• We need a new definition of success. We’ve seen a project that never got off the ground change—dramatically for the better—the way a government paid local service providers, a direct result of PFS exploration. Yet PFS headlines often still focus on whether the investors got their money back. We need to make sure we consider lasting social progress and systems change when we talk about project success or failure, rather than just outcomes payments that were made. And that in touting results we don’t inadvertently dismiss or ignore organizations whose powerful contributions to their communities can’t easily be tracked or measured.
  • Scrutiny speeds systems change. Contracts, large investments in both field building and the projects themselves, and the spotlight of innovation have helped PFS gain more traction than some other collective impact strategies. While the complexity of PFS projects has drawbacks, the high-stakes, high-scrutiny environment, where money and reputations are on the line in a very public and sometimes controversial way, have expedited delivery of critical services in many cases.
  • PFS “2.0” requires additional support. New funding models, such as bonus payments, rate cards, and other innovative financial structures that build on what was learned through the first 25 projects need continued support. The Social Innovation Fund (SIF) played a critical role in encouraging the emergence of this field, as have key philanthropic supporters. Although federal interest continues in the form of the Social Impact Partnerships to Pay for Results Act (SIPPRA), it will not replace what SIF was able to accomplish through its significant funding of project development and knowledge sharing.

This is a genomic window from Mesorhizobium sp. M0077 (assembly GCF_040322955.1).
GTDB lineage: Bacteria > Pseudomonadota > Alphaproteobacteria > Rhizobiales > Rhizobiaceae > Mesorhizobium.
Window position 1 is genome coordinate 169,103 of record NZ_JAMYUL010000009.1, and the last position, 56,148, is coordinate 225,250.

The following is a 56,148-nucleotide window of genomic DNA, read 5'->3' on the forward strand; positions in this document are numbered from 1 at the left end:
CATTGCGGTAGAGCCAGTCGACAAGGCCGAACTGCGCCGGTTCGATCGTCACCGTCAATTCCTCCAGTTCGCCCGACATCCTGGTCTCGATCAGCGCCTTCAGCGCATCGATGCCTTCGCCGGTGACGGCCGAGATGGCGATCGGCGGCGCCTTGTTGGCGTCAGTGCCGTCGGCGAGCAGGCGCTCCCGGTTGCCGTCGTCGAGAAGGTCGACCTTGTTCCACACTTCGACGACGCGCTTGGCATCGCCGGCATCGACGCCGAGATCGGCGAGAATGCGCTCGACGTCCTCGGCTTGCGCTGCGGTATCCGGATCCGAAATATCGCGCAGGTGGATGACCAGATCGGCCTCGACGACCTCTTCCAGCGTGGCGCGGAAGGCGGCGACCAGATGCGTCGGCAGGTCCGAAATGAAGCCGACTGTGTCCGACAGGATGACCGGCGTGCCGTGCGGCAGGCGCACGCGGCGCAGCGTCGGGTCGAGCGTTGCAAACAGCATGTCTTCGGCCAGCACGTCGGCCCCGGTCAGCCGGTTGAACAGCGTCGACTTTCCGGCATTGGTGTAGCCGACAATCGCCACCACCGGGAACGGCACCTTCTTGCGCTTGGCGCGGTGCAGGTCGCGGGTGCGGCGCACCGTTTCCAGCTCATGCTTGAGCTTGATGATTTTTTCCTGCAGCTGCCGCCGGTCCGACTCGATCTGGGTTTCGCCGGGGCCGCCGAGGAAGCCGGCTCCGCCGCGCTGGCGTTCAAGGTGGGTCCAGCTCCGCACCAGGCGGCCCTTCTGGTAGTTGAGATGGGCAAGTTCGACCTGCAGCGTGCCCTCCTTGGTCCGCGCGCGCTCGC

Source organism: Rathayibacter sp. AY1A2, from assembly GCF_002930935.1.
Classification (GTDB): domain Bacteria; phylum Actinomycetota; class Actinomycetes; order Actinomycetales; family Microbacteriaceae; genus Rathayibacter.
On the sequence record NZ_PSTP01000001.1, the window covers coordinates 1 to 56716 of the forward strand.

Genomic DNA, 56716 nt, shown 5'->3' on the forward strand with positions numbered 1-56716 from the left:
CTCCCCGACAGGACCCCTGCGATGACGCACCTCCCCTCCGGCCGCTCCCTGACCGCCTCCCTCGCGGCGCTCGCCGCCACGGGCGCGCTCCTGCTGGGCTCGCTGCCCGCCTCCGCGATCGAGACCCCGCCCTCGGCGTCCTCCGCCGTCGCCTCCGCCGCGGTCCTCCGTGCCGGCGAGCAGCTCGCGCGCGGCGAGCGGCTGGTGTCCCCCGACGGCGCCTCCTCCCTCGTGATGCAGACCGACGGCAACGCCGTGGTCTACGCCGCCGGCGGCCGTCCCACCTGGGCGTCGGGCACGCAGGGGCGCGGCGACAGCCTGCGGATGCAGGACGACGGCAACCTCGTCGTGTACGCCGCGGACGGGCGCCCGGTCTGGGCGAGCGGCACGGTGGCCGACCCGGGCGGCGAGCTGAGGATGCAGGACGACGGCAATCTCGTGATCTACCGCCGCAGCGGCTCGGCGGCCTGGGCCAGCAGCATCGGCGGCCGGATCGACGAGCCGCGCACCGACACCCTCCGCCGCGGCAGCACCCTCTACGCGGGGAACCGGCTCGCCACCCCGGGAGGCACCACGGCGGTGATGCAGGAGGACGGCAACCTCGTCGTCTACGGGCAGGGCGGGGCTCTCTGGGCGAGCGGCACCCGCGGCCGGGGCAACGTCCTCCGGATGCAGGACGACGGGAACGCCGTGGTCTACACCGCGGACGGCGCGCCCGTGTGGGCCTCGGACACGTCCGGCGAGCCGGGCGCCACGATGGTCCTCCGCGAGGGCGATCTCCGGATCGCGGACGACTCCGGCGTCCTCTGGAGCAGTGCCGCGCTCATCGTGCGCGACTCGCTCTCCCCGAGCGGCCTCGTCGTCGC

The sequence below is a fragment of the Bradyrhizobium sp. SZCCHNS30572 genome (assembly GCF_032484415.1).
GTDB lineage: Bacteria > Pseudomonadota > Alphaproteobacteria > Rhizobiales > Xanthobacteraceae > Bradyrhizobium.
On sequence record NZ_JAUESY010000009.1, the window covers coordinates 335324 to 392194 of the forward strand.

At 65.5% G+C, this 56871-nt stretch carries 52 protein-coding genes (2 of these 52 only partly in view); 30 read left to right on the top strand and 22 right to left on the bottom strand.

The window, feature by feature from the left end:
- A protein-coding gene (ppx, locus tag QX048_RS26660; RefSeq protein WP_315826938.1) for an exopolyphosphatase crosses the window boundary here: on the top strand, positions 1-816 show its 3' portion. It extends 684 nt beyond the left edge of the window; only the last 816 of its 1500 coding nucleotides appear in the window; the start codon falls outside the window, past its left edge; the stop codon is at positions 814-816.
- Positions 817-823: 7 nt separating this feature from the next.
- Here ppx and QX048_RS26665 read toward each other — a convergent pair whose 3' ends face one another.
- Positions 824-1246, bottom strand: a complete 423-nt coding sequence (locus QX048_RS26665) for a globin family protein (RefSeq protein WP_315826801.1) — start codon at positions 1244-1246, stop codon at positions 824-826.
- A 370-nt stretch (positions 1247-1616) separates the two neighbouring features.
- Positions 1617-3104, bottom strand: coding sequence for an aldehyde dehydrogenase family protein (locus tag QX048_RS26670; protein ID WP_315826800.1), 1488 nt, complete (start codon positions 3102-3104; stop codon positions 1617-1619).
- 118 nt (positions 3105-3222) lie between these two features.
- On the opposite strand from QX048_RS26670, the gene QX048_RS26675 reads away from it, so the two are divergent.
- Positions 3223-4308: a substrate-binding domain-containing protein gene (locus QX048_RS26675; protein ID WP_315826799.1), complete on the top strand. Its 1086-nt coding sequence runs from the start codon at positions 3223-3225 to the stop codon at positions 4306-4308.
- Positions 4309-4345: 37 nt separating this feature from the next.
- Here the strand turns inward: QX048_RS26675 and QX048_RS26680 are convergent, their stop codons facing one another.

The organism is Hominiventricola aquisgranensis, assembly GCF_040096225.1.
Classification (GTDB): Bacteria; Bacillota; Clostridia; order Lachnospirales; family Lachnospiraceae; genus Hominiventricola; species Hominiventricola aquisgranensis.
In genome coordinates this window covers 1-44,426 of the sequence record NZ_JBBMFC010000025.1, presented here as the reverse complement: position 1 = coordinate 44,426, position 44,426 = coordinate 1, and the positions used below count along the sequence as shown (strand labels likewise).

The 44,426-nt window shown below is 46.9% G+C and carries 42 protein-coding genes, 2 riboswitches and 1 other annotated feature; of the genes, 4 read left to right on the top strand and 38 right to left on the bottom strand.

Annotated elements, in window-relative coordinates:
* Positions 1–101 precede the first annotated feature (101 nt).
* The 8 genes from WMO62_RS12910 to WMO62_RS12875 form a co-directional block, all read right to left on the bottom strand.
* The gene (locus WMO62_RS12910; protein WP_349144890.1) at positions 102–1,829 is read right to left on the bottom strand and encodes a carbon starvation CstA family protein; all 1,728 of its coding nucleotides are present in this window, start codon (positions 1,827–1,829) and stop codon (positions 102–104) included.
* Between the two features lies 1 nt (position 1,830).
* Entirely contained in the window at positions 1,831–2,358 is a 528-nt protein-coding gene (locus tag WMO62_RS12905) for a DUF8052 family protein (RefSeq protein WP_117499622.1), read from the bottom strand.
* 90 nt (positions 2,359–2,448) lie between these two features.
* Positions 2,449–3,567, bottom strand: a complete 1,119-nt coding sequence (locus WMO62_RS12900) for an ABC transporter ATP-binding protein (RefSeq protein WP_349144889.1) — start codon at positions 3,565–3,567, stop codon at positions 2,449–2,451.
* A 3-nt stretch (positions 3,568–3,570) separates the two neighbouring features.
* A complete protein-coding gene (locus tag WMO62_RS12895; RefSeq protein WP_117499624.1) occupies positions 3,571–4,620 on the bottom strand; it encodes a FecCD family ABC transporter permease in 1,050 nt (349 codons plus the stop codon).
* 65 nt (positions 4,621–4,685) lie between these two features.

These are among the learnings we’re applying as we support cross-sector, outcomes-oriented efforts to address critical social issues. What excites us most about the past eight years is that more high-quality, preventative services have reached people who can benefit from them, because of PFS programs. These demonstration projects are yielding results, information, and lessons that contribute to continuous improvement on the road toward lasting social change.

PFS reminds everyone that our work isn’t about how many homeless people occupy a shelter, but about ending homelessness and keeping families in their homes. It’s not about how many meals a nonprofit can serve, but how we can improve food security and end hunger in our communities. It’s not about how many job trainings we can deliver, but how we can better extend educational and economic opportunities to all. We’ve witnessed the power of stakeholders coming to the same table in shared pursuit of better results for people and communities, and are proud to stand beside so many others working toward a more just and vibrant society.

- NFF's Pay for Success Team


Pay for Success: The First 25 is a detailed, comparative analysis of the first 25 projects to launch in the United States. This report builds on NFF research and analysis previously published in Pay for Success: The First Generation and in the book “Payment by Results and Social Impact Bonds.” It highlights lessons and contributions from these pioneering projects along with case studies and tables that look at everything from project structure to results, payments, and more.